Gillingham's WW1 Red Cross Hospital plaques unveiled

  • 3 August 2014
  • From the section Dorset
Plaque unveiling Image copyright Donna Toye
Image caption The project to mark the buildings was instigated by the Gillingham Local History Society

A town in Dorset has remembered its contribution to World War One with the unveiling of three blue plaques.

During the war, residents of Gillingham who did not leave to fight established two Red Cross hospitals for injured troops coming back from the front line.

The plaques mark the hospitals and a third site, which was a temporary ward.

A service will also be held on Monday at the thatched church of St George's, Langham, which was built as a memorial to people from the hamlet who died.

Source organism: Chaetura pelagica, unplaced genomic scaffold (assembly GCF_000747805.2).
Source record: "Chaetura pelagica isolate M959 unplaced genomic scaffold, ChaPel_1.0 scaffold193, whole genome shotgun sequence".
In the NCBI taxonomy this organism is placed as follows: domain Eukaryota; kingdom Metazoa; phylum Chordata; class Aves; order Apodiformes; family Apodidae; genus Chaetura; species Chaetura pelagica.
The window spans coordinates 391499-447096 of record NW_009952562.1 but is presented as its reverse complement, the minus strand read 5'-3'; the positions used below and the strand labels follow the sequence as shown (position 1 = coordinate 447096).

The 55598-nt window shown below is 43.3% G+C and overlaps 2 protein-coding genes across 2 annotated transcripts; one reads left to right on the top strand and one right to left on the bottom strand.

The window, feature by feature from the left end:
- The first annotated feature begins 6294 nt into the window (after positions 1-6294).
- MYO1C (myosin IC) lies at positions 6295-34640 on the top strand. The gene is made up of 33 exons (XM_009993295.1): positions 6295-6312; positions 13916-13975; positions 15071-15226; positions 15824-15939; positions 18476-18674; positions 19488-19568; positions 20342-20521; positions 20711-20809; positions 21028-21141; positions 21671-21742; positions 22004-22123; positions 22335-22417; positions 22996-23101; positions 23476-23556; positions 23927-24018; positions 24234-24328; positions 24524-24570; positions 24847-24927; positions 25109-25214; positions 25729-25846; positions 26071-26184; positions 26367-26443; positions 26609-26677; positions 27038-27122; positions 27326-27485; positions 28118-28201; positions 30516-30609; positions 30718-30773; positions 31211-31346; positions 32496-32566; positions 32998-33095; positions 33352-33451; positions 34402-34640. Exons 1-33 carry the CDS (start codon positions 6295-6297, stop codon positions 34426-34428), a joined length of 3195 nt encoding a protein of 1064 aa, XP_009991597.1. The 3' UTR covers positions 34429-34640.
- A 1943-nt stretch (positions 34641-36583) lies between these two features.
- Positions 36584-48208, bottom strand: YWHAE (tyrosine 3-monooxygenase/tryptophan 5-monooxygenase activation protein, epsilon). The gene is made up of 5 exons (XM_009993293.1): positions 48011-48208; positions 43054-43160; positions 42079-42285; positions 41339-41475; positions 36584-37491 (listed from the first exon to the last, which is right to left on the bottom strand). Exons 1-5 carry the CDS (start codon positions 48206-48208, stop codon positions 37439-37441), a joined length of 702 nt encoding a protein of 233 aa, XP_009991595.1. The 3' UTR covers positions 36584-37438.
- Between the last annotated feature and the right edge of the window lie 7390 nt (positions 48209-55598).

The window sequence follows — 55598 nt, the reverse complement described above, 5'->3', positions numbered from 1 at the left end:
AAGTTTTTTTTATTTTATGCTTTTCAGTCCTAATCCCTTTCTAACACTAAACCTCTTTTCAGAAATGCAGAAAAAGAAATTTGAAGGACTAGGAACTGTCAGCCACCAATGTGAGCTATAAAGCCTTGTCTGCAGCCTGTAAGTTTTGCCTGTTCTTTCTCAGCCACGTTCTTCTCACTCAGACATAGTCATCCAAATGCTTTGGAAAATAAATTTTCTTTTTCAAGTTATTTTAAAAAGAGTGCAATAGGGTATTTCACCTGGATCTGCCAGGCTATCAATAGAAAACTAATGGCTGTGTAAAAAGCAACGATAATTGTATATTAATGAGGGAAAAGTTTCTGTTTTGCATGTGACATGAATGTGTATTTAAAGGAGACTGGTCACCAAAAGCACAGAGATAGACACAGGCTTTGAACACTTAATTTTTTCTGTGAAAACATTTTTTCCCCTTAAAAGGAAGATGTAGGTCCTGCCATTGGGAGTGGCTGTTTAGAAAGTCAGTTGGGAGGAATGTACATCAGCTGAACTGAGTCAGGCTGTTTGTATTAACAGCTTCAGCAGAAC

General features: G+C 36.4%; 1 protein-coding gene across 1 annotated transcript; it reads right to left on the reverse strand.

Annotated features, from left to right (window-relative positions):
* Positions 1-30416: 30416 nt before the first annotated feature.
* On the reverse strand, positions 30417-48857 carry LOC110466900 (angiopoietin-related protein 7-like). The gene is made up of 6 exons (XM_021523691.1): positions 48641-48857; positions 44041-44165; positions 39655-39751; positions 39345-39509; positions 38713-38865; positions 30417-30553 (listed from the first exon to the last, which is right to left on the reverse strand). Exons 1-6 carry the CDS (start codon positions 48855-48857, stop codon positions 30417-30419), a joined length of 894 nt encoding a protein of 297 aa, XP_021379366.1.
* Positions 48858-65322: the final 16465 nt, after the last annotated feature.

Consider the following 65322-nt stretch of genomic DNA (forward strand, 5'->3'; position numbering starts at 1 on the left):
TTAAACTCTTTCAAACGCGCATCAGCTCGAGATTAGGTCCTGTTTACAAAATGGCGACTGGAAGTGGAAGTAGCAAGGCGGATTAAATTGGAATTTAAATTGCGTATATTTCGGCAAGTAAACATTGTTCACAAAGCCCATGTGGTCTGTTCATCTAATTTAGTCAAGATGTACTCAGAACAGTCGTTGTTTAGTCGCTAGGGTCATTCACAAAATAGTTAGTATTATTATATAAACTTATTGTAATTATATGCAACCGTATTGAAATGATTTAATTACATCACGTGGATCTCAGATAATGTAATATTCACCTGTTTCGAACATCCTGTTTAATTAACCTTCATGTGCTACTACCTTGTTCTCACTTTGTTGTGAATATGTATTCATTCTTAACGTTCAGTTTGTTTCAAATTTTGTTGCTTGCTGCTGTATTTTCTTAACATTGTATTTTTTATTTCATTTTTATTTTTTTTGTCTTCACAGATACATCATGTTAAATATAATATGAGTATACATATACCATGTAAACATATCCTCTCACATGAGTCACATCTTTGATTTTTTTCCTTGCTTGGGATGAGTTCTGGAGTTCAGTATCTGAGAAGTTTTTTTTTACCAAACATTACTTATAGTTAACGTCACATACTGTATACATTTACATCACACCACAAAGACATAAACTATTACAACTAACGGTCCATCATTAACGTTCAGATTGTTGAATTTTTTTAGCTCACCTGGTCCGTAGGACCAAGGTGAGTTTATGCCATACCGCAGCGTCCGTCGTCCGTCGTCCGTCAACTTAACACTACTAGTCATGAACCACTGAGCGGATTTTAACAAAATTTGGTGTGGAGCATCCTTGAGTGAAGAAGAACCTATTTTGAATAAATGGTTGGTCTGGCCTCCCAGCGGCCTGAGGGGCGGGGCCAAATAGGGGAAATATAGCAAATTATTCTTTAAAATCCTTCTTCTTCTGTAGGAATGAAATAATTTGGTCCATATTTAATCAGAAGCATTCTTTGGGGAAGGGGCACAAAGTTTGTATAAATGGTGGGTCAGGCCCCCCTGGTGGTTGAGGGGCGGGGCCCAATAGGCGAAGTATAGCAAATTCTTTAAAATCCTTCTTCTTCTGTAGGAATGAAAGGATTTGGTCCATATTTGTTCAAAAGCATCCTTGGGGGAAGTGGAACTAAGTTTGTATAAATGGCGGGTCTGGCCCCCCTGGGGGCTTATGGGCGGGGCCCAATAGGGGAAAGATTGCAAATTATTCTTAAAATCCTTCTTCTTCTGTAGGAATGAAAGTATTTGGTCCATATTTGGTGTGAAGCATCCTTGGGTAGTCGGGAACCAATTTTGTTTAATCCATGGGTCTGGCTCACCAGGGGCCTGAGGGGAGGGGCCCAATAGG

The project to mark the buildings was instigated by the Gillingham Local History Society.

The first plaque was unveiled at the former Plank House Red Cross Hospital, now two houses, on the corner of Wyke Street and Le Neubourg Way.

Image copyright Google
Image caption The thatched church at Langham was built in memory of the war dead from the hamlet and estate

The second has been placed on the former Station Road Red Cross Hospital, near the junction of Buckingham Road.

The hospital occupied three buildings, now an opticians, a betting shop and a Masonic Lodge, where the plaque has been erected.

A third plaque was unveiled at The Royal British Legion headquarters in School Lane - the main part of the building includes a former temporary hospital ward, moved from the Station Road hospital.

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